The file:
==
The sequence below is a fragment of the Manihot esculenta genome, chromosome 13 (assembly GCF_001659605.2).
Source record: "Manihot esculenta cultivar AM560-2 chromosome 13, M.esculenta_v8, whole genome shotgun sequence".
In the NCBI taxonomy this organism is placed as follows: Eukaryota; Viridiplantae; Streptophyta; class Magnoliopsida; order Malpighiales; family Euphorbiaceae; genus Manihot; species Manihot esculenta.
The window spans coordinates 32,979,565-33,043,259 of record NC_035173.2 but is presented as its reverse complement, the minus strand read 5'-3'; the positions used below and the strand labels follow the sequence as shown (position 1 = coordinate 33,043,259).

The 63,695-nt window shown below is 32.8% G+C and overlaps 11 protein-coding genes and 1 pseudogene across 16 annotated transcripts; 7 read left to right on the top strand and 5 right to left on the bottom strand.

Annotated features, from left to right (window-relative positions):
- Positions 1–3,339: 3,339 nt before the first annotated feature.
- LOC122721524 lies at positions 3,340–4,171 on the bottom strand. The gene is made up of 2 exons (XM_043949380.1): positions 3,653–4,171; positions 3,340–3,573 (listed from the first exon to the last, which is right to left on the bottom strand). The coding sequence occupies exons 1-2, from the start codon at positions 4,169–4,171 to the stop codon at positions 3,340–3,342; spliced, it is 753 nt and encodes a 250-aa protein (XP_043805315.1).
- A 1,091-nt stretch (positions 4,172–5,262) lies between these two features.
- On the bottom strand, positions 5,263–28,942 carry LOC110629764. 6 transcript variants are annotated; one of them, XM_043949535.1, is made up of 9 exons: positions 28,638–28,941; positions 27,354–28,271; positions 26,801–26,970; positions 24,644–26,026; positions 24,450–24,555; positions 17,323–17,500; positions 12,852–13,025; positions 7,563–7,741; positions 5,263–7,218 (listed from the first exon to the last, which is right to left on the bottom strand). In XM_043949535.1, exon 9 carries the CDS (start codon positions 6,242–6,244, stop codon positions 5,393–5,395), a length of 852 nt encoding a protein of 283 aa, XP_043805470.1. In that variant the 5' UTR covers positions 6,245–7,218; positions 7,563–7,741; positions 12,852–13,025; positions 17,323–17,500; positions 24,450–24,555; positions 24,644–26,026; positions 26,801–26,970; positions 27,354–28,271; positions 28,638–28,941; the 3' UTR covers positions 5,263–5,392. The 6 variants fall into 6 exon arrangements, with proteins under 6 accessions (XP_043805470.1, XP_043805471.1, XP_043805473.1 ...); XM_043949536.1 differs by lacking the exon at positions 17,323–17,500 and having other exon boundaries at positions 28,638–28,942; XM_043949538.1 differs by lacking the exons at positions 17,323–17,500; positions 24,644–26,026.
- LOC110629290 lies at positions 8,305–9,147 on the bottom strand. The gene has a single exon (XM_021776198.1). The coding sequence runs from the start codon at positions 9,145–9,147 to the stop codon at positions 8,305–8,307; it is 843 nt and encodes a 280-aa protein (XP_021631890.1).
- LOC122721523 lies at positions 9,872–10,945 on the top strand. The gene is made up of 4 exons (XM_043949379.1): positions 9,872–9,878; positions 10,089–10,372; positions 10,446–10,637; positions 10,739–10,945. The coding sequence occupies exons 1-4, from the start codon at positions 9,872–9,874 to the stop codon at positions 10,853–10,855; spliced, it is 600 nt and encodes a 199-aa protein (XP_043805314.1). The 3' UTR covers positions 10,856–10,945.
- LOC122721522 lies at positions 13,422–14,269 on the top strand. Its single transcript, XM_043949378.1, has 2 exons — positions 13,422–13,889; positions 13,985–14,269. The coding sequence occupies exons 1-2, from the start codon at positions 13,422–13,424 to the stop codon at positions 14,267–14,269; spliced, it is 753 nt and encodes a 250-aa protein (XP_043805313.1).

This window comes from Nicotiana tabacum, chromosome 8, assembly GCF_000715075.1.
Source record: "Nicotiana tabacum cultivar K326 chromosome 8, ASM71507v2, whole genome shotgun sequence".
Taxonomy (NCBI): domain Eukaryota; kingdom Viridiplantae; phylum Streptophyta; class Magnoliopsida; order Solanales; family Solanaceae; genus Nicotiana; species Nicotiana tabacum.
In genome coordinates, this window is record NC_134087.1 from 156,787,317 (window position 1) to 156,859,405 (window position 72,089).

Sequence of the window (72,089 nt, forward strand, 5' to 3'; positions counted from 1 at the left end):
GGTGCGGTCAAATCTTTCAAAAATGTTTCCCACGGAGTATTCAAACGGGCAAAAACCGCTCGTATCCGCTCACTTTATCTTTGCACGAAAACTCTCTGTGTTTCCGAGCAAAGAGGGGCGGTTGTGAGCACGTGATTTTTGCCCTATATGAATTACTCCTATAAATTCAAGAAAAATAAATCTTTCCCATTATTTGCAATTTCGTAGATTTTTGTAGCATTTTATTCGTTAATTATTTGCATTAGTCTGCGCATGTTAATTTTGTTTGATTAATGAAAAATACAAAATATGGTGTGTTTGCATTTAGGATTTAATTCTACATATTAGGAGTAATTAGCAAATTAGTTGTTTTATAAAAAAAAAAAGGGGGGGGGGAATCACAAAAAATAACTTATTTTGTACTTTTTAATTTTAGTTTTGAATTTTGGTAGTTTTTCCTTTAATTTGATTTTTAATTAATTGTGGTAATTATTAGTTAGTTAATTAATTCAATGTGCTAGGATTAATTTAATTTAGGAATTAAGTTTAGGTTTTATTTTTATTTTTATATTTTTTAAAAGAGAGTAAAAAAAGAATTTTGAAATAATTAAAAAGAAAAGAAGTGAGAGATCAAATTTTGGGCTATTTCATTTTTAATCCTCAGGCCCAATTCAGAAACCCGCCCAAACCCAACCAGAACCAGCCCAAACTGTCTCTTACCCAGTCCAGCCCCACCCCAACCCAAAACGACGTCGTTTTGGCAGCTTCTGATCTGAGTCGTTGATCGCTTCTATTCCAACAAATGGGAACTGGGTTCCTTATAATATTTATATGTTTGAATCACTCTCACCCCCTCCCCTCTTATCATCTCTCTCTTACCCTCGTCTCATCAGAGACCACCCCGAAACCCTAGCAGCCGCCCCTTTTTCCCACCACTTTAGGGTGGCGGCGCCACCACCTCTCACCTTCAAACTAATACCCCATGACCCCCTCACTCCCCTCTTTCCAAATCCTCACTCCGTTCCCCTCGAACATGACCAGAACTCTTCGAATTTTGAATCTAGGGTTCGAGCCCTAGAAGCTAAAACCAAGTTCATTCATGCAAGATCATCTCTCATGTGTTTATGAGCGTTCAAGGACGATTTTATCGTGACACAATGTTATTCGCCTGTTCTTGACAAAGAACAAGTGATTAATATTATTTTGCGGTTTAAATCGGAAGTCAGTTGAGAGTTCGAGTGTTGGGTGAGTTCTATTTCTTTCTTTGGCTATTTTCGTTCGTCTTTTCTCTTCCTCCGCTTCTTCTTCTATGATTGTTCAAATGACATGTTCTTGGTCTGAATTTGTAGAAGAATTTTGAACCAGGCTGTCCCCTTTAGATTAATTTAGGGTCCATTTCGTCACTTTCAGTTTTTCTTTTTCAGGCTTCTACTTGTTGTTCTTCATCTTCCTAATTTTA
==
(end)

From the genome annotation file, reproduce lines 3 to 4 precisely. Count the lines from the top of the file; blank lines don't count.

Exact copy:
In the NCBI taxonomy this organism is placed as follows: Eukaryota; Viridiplantae; Streptophyta; class Magnoliopsida; order Malpighiales; family Euphorbiaceae; genus Manihot; species Manihot esculenta.
The window spans coordinates 32,979,565-33,043,259 of record NC_035173.2 but is presented as its reverse complement, the minus strand read 5'-3'; the positions used below and the strand labels follow the sequence as shown (position 1 = coordinate 33,043,259).